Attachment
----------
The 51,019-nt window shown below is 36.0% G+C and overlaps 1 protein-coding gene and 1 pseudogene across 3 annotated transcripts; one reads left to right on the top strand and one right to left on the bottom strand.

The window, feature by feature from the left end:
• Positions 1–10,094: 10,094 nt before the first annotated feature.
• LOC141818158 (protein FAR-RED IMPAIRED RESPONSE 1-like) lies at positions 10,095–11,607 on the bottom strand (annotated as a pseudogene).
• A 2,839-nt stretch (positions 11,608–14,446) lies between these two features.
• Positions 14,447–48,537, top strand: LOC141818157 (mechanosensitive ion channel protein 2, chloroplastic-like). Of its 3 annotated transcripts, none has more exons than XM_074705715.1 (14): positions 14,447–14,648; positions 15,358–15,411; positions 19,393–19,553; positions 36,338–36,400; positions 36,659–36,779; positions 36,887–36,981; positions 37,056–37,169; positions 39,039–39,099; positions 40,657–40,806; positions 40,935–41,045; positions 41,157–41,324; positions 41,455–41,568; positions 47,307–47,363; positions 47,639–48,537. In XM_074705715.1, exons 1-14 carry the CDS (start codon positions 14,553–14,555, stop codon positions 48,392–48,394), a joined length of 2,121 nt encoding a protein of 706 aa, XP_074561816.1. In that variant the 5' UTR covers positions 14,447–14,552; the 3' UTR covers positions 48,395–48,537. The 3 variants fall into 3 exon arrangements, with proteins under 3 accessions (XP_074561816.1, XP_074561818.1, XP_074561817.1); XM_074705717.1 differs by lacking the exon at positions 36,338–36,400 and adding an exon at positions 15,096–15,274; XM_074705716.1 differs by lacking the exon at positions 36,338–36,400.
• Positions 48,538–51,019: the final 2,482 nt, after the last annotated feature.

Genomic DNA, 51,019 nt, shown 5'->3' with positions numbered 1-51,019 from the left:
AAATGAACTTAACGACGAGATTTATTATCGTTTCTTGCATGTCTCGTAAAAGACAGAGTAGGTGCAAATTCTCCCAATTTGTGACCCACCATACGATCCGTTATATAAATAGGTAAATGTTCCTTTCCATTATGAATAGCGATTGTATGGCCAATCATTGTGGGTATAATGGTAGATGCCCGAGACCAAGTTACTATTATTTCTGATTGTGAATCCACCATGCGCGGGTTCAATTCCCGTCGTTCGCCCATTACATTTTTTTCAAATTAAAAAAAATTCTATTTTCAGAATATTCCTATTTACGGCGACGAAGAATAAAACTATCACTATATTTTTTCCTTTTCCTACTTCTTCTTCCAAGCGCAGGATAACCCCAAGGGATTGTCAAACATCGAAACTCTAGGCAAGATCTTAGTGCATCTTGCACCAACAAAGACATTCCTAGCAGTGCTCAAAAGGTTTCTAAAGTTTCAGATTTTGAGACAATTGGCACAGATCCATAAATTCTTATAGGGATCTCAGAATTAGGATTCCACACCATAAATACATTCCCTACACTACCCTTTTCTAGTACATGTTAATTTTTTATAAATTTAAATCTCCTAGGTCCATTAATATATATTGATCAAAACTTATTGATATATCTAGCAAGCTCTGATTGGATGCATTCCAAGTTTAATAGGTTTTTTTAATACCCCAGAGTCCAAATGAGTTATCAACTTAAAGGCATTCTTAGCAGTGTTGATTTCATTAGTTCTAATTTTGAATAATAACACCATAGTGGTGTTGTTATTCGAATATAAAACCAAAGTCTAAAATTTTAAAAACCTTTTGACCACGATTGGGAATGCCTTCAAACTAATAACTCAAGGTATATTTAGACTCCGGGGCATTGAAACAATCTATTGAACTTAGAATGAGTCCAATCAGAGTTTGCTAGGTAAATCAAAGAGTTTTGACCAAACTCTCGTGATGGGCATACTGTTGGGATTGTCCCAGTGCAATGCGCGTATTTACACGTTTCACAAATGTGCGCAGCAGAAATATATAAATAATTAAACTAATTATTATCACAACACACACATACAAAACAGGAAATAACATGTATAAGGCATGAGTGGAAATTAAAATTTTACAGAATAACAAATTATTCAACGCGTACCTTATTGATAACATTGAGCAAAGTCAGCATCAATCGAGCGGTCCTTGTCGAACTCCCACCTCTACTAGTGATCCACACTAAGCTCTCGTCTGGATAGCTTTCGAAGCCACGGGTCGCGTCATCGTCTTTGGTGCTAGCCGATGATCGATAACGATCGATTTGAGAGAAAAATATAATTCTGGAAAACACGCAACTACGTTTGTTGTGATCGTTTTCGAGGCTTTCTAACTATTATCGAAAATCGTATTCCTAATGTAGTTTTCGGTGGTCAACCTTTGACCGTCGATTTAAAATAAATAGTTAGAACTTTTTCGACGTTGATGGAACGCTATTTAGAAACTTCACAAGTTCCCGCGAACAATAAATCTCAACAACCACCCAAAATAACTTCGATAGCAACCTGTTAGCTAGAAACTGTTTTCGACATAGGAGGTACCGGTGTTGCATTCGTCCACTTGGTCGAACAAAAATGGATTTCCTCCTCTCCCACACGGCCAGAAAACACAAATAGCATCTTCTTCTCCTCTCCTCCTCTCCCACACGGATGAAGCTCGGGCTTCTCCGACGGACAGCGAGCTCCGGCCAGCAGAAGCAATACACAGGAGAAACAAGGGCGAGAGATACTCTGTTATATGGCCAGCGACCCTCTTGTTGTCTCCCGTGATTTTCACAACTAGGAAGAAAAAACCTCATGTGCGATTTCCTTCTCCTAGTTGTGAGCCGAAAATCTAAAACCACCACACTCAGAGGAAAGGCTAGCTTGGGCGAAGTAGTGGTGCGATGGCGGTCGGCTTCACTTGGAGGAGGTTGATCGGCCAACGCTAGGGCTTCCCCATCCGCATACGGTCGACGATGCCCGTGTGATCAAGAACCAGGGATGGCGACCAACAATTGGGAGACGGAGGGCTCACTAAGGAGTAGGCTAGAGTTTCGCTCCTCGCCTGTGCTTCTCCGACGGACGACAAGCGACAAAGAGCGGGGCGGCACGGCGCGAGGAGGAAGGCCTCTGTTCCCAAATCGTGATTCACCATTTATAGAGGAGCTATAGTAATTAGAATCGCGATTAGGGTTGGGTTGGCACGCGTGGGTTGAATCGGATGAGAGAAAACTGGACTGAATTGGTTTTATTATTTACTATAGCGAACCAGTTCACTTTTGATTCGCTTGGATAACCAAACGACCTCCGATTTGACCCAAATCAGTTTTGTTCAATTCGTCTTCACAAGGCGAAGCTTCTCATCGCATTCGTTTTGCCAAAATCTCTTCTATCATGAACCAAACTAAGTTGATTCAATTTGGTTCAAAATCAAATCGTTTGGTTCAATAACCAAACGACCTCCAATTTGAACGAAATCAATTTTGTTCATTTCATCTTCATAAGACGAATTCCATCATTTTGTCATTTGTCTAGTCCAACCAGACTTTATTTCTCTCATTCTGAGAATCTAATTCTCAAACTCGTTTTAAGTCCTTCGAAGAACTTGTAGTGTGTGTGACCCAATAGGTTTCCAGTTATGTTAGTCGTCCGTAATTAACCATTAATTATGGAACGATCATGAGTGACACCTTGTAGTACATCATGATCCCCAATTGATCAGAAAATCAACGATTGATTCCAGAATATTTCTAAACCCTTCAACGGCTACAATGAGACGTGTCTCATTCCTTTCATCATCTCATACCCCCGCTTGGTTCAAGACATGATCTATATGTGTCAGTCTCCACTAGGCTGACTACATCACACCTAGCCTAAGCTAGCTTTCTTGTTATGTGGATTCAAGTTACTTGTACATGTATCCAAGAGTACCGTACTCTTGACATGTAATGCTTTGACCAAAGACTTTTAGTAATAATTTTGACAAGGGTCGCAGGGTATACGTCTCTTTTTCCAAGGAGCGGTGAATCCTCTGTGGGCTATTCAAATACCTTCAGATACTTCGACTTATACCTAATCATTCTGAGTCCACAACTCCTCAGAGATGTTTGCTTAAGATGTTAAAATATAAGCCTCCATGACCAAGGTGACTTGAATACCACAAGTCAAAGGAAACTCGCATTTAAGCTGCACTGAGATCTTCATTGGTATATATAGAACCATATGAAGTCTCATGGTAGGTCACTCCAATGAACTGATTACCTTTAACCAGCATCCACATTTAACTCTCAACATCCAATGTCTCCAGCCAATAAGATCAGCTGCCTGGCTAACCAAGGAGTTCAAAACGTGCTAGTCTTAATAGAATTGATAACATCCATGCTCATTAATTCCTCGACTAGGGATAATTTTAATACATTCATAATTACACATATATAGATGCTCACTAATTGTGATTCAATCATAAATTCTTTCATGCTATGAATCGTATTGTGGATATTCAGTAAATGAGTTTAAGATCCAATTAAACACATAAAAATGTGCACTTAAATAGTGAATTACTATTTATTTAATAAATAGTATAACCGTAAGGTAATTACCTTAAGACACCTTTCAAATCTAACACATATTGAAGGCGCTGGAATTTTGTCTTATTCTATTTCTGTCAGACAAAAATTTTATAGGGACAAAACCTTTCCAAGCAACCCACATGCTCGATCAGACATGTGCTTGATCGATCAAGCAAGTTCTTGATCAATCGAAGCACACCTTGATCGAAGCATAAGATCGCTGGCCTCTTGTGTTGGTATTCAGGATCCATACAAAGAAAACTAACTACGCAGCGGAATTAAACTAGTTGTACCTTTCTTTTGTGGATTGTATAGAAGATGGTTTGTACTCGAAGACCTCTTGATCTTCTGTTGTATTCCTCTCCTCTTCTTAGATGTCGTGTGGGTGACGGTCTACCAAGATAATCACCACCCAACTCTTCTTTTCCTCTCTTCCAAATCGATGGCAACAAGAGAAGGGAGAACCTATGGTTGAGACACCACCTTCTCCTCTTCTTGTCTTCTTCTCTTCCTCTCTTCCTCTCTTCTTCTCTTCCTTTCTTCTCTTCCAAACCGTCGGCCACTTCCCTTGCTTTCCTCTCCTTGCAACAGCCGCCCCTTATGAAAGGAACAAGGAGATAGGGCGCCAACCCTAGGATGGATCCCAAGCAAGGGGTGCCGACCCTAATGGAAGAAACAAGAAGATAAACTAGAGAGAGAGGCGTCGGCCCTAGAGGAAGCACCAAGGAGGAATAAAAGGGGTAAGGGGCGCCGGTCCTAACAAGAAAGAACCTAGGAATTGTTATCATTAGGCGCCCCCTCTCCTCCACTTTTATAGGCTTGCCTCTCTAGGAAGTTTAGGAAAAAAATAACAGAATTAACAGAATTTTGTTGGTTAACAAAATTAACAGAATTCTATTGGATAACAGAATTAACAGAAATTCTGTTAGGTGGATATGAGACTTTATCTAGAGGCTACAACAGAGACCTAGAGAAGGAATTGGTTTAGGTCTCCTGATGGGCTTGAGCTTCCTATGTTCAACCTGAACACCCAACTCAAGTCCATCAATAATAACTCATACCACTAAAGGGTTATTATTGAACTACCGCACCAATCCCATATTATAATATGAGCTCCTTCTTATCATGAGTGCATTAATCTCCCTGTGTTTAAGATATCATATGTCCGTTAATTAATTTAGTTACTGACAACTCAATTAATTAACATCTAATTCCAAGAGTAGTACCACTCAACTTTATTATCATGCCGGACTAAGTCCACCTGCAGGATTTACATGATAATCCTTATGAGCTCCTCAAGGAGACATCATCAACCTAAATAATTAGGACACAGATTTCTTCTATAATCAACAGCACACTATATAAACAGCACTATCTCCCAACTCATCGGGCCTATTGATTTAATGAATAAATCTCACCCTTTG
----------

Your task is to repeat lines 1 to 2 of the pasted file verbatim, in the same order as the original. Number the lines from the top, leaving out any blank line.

The 51,019-nt window shown below is 36.0% G+C and overlaps 1 protein-coding gene and 1 pseudogene across 3 annotated transcripts; one reads left to right on the top strand and one right to left on the bottom strand.

The window, feature by feature from the left end: